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Vancouver: The Global Mining Hub

Publication: Global Business Reports
Issue: July 2019
Issue Title: British Columbia and Vancouver as a Global Mining Hub 2019

Days after the all-share merger between Barrick and Randgold became effective in January 2019, Newmont Mining Corporation entered into a definitive agreement with Goldcorp in a stock-for-stock transaction valued at US$10 billion to create Newmont Goldcorp, as Newmont announced it will move its North American regional operations office from Nevada to Vancouver. While few mining companies can match Goldcorp’s financial clout, the Vancouver-based major has one thing in common with hundreds of players across the value chain headquartered in B.C.: none of its operating mines or development projects are based in British Columbia.

Vancouver can lay claim to being the capital of world mining, with over 800 mining companies and juniors headquartered in the city, more than Toronto and Perth (home to the second and third most) combined. However, B.C. lags behind Québec and Ontario in terms of its ability to attract exploration activity and investment, according to a Fraser Institute report from July 2018, citing factors including onerous regulatory and permitting processes. 2017 saw the first increase in exploration spending in B.C. since 2012, an indication that enthusiasm is returning to the province’s domestic industry. Nonetheless, the real driver of Vancouver’s mining economy has become its global reach: “Vancouver is truly a mining hub as well as a leading service center for the mining industry. Canada’s leadership at extracting natural resources, and Vancouver’s unlimited expertise in the sector, leads many to headquarter in Vancouver and then export knowledge around the globe,” observed Bryan Cox, president and CEO of the Mining Association of B.C. (MABC).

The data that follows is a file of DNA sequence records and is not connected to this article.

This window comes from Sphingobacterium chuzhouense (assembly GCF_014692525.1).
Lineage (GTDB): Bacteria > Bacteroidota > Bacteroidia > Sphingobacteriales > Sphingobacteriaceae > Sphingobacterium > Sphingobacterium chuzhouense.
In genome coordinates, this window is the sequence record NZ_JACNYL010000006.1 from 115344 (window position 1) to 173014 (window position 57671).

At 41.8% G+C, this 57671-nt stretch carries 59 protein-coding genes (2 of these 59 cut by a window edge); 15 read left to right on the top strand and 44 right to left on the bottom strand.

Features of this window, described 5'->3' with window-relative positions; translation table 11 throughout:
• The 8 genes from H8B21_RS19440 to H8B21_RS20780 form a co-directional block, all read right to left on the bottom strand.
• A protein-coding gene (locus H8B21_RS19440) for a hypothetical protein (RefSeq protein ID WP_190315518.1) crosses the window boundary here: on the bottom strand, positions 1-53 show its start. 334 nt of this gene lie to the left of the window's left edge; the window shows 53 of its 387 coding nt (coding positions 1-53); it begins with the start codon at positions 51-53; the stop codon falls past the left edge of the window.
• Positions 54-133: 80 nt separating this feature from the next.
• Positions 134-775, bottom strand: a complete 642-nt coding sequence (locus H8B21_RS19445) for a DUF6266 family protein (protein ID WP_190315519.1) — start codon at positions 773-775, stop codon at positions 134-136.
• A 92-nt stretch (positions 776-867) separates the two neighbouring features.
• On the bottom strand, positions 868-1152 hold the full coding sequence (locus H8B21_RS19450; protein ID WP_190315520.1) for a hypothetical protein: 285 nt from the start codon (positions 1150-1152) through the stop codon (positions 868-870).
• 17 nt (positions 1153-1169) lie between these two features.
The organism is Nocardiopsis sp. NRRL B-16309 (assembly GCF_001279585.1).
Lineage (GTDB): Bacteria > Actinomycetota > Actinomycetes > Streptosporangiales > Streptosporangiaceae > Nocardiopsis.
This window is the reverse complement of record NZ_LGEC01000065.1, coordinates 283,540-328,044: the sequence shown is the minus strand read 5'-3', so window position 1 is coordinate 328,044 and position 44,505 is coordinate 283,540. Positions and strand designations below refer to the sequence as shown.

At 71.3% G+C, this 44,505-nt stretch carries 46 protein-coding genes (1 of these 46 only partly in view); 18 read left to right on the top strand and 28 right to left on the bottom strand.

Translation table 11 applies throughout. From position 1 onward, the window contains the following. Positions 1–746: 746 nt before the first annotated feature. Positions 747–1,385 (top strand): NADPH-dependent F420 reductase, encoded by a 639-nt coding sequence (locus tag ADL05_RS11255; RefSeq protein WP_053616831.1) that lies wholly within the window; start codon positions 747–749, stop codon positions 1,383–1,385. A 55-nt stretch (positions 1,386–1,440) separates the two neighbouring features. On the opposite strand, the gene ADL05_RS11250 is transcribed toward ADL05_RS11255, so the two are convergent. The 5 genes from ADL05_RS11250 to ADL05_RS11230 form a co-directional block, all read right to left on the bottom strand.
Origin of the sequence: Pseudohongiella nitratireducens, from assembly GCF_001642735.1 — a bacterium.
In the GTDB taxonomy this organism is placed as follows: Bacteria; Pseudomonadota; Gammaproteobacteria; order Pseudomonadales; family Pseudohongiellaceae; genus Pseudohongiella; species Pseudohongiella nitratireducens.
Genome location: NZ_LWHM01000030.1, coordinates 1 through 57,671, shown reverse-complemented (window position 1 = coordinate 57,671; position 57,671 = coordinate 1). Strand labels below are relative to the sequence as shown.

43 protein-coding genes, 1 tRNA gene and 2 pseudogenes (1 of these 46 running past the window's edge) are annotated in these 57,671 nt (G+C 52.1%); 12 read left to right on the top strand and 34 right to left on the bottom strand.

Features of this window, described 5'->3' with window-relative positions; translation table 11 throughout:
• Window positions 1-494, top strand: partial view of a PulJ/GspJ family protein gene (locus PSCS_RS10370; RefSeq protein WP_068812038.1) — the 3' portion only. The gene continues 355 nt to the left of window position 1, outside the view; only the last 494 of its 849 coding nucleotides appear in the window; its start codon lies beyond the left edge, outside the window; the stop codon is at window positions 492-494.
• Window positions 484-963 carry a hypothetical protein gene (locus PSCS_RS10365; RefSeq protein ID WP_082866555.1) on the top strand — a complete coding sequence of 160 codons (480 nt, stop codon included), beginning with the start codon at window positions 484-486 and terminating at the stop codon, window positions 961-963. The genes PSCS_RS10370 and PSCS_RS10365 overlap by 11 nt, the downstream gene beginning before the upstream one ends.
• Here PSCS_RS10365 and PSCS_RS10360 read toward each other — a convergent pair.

This sentiment was echoed by Ken Embree, managing principal and president of Knight Piésold, the engineering and environmental consultancy that helps clients understand the regulatory regimes in which their projects are situated: “Many of our Canadian clients have mining properties in other areas of the world... We encourage them to apply the same innovative developments, technologies and best practices to all their operations, including their projects located outside of Canada.”

Global law firm Dentons has also noticed the evolving operational footprint of its clients: “Until a couple of years ago, Dentons was primarily focused on the mining industry in Canada and B.C., but the company’s focus has now expanded to include Asia, Australia, Latin America, Africa, the Caribbean and Mexico,” commented Brian Abraham, the Canada co-chair and a global lead for Dentons’ mining group.

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